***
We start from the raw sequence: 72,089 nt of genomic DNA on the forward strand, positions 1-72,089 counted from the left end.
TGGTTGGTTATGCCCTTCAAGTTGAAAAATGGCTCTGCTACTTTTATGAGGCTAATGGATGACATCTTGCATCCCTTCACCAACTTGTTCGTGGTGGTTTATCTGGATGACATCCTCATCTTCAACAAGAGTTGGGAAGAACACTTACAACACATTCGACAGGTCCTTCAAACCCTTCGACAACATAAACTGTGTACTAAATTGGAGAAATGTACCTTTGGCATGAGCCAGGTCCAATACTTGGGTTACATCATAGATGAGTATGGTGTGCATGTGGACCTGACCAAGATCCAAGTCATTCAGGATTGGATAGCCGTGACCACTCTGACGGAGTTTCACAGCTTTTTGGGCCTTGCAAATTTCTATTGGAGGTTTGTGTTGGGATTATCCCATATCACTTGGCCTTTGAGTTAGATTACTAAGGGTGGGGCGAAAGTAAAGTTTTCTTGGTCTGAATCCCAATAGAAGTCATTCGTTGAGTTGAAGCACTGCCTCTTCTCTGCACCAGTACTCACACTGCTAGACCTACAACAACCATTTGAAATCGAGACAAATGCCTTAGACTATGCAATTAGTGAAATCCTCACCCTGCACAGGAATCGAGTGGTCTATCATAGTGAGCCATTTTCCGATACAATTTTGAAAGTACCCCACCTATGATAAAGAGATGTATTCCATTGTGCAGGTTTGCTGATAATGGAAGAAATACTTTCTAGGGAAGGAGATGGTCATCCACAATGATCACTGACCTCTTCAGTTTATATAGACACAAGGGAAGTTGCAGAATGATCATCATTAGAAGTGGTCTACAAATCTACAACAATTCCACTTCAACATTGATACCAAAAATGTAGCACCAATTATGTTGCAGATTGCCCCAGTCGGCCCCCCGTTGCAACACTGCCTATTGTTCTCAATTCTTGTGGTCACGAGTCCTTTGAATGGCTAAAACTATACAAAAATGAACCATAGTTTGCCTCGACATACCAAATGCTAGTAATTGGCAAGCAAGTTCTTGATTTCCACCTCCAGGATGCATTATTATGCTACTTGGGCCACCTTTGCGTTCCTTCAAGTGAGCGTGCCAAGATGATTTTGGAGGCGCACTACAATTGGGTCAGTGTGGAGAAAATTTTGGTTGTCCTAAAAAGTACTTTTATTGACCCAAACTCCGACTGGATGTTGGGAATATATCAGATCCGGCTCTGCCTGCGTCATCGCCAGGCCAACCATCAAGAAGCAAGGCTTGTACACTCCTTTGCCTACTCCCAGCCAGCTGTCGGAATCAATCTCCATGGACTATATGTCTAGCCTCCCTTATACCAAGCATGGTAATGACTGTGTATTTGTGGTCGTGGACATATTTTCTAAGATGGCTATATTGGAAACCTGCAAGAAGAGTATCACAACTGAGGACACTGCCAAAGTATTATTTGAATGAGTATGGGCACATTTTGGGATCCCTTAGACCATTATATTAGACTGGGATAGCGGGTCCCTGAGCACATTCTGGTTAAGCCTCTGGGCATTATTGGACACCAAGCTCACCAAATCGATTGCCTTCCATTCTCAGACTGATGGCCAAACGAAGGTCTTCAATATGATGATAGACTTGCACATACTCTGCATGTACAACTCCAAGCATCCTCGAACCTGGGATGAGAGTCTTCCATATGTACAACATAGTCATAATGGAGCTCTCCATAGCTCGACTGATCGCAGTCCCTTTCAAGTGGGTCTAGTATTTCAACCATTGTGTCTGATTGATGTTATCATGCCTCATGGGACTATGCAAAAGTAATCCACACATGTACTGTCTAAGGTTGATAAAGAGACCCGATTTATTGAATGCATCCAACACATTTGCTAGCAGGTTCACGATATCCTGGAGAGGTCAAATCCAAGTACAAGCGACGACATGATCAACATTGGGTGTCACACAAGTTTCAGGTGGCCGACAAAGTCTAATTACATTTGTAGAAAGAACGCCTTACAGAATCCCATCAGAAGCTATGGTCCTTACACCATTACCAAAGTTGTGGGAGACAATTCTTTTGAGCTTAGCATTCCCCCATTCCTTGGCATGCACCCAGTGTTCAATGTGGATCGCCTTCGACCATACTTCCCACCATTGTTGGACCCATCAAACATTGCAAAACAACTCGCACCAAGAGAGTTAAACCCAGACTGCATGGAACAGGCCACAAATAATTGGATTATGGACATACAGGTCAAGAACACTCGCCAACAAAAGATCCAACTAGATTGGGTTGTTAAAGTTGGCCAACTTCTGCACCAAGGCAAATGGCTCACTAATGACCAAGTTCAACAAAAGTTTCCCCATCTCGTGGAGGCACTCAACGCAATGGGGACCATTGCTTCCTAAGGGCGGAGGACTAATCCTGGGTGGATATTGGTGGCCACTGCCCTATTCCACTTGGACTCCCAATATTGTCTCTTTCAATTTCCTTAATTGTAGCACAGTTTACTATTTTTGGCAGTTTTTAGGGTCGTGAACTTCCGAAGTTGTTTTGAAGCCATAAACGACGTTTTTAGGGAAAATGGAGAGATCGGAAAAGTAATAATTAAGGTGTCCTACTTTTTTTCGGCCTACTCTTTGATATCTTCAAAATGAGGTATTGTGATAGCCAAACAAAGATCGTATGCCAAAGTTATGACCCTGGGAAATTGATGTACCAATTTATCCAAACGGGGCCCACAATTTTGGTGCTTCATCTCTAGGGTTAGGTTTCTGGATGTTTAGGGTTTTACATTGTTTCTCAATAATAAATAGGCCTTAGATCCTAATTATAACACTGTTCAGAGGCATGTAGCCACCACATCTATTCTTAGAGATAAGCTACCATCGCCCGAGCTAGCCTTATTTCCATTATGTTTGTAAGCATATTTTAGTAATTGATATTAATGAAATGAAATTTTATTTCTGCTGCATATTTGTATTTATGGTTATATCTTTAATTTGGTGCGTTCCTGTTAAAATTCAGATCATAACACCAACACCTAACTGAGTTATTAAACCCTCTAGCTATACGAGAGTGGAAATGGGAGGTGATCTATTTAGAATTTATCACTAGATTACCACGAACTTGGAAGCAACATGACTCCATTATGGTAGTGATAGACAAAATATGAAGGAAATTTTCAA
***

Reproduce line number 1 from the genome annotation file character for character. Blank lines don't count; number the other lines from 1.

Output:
We start from the raw sequence: 72,089 nt of genomic DNA on the forward strand, positions 1-72,089 counted from the left end.